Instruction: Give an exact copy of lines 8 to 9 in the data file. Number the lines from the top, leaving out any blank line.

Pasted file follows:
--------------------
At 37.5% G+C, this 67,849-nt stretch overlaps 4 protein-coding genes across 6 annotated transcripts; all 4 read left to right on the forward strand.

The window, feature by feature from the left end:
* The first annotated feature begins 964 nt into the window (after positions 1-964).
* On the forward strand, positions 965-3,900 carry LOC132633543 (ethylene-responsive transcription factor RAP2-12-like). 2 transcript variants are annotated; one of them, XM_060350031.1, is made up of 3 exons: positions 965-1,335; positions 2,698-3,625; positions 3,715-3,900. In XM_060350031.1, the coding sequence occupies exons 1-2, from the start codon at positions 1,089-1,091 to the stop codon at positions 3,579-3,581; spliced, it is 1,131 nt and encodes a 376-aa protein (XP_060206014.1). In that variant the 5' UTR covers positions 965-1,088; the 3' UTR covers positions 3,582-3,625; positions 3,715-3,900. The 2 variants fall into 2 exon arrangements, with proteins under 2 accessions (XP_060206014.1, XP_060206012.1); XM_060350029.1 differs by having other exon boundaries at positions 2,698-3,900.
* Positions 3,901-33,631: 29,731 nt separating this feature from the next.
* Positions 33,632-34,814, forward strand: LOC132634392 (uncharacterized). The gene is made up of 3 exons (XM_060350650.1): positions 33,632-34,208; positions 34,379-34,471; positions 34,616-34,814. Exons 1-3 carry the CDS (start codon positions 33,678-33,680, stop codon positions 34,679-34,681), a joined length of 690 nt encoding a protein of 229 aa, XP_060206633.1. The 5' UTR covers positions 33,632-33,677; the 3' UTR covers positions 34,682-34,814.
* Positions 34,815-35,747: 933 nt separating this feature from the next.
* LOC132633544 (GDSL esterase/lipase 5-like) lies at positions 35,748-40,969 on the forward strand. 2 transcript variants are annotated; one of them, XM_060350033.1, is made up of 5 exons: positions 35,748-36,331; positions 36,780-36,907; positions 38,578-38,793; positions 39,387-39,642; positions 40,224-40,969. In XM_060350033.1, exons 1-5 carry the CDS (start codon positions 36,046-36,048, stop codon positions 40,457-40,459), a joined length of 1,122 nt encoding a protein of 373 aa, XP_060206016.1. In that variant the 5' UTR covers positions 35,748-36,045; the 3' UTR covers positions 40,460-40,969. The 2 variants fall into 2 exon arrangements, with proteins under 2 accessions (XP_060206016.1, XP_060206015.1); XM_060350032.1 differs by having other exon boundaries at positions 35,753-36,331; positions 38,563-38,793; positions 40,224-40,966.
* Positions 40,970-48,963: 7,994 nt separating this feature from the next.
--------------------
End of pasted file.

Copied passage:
* LOC132633544 (GDSL esterase/lipase 5-like) lies at positions 35,748-40,969 on the forward strand. 2 transcript variants are annotated; one of them, XM_060350033.1, is made up of 5 exons: positions 35,748-36,331; positions 36,780-36,907; positions 38,578-38,793; positions 39,387-39,642; positions 40,224-40,969. In XM_060350033.1, exons 1-5 carry the CDS (start codon positions 36,046-36,048, stop codon positions 40,457-40,459), a joined length of 1,122 nt encoding a protein of 373 aa, XP_060206016.1. In that variant the 5' UTR covers positions 35,748-36,045; the 3' UTR covers positions 40,460-40,969. The 2 variants fall into 2 exon arrangements, with proteins under 2 accessions (XP_060206016.1, XP_060206015.1); XM_060350032.1 differs by having other exon boundaries at positions 35,753-36,331; positions 38,563-38,793; positions 40,224-40,966.
* Positions 40,970-48,963: 7,994 nt separating this feature from the next.